An Ethical Alzheimer’s Question

The question came up again last week when a caregiver faced the ultimate decision. “Should we put our mother through a surgery, knowing that it may save her life, but at the age of 88, it will only prolong her journey into Alzheimer’s. What should we do?”

The decision, of course, will ultimately rest with that family and the medical professionals, but it is a quandary that many of us face as our parents age without the ability to express what they want for their own bodies.

Doctors are trained to preserve life, to “do no harm.” And they are skilled in the various ways to test for disease, treat the symptoms and perform surgeries that prolong life.

But at some point, don’t we have to ask the hard questions? Is Alzheimer’s any type of quality life? Would our loved ones want to go through the pain of surgery, the rehab after surgery and still face an even longer period of time living within the shadows of Alzheimer’s?

My family faced this decision a year ago with Mom’s pacemaker surgery. Yes, her heart needed stimulation because she was passing out, bumping her head and experiencingAlz awareness all sorts of physical problems. Doctors determined she needed a pacemaker, and the decision was made quickly by those who care daily for Mom.

It was supposed to be an easy surgery, in and out in a couple of days. But complications set in, Mom’s mental status quickly deteriorated from confusion to dementia, and the end result was four days in the hospital with a transfer to nursing home care.

Would it not have caused less harm to let Mom’s brave heart just wear itself out and wing her to eternity where there is no pain, no surgeries and no Alzheimer’s?

As I stayed night with Mom in the hospital, she experienced a rare moment of lucid thought and communication. She asked, “What did they do to me?”

I explained about the pacemaker and the complications of a collapsed lung, the possibility of pneumonia. “Your heart needed to be fixed, Mom,” I said, glad for this moment between us but wishing we could be talking about something besides her difficult prognosis.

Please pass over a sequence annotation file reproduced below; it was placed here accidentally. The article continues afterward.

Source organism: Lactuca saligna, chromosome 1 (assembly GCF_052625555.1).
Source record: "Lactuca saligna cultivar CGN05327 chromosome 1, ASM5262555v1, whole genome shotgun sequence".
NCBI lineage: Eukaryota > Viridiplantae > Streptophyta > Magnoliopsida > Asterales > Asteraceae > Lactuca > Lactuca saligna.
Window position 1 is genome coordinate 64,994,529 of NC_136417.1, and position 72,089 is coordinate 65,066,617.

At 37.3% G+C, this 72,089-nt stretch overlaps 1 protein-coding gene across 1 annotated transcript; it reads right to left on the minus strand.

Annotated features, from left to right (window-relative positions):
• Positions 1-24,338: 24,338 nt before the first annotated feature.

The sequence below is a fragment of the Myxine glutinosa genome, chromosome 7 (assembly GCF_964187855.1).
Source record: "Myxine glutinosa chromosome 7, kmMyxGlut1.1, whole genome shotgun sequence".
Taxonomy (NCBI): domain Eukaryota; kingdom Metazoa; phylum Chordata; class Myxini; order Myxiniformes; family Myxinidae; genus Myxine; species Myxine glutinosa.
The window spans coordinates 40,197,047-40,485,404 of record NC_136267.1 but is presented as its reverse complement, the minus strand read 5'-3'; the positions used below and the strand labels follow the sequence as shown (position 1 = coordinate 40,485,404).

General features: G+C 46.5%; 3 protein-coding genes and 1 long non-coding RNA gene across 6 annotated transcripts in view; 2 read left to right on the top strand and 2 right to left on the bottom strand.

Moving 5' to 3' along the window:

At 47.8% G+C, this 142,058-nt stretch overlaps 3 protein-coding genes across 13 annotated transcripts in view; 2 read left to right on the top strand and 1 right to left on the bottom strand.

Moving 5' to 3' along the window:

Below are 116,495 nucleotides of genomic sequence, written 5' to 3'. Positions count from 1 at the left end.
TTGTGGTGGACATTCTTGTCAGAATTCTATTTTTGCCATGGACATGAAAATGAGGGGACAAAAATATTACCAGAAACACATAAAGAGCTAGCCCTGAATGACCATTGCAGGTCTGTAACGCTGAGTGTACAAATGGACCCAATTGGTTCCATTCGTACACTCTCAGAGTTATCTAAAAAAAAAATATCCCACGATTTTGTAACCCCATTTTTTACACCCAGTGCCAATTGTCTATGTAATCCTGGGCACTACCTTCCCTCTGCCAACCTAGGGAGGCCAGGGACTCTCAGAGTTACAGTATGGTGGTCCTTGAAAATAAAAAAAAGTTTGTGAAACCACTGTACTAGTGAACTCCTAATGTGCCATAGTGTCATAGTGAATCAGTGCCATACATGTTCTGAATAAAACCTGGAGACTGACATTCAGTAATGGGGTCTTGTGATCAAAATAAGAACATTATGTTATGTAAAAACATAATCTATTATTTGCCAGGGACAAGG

She raised up in bed, setting off monitors that blinked and brought nurses running. “If they would have asked me,” Mom declared, “I would have said ‘No.’”

When I arrived back in Kansas, the first thing I did was to instruct my son that absolutely no life-saving measures should be performed on me. “If I get Alzheimer’s like Grandma, and if I’m not able to take care of myself, the best way you can love me is to let me go.”

Then I wrote it down in my last wishes’ papers and finalized everything. Do no harm. Let me go.

In the third book of the Life at Cove Creek Series, Reverend G, Jacob and Chris will also face this decision. Writing about this serious topic in a fictional story was easy because I had lived through it with my mom. I knew what Reverend G would choose because I knew my own choice and what I felt was the sanest and kindest way to go.

When it comes to that decision, a life of further Alzheimer’s versus stepping into eternity – for me there is no debate. But each family has to make that choice.

What do you think? I’d be interested to know where you stand on this subject.

©2014 RJ Thesman – “Intermission for Reverend G” – http://amzn.to/1l4oGoo                                                            Finding Hope When Life Unravels

What Alzheimer’s Teaches – Part 2

In the first post of this series, we considered how Alzheimer’s Disease teaches us about patience. Another lesson to learn is one we may know, but don’t always keep in the forefront of our minds. Number 2

Each Day Counts.

Although most of us aspire to the philosophy of carpe diem, do we really live every 24 hours to its fullest?

A few years ago, Mom seemed fine. She paid her bills, drove her car all over town and maintained the care of her house. She remembered birthdays, called me often where we carried on long conversations. She competed with the rest of us when we played board games. She knew how to balance her checking account.

Gradually, we noticed the differences in Mom – the forgetfulness, the questions asked over and over, the fear about losing her way when she drove home. Still, she seemed to be dealing with life and able to stay in her own home.

Then she was admitted into the hospital for a pacemaker procedure and overnight – everything triggered. The symptoms of her Alzheimer’s diagnosis intensified, and the doctor said, “She can’t live alone.”

Fortunately, my siblings and I had already chosen the assisted living facility we thought Mom would enjoy – the one with the nicest rooms, the most activities and close to home. Although it was an emotionally draining time, we worked together and tried to help Mom adjust to her new home.

Everything changed so quickly. I wanted to go back and relive each day, to focus on carpe diem before Mom’s diagnosis.

Although Alzheimer’s is a gradual disease, symptoms can change quickly. It’s important to say “I love you” often, to treasure each moment together, to journal the memories and take pictures.

Mom’s disease has taught me to treasure each day I have with my son, to live the philosophy of carpe diem and dedicate myself to serve God with the time I am given. Because I know that one piece of amyloidal plaque can totally change a life.

Each day is precious, because it is all we have.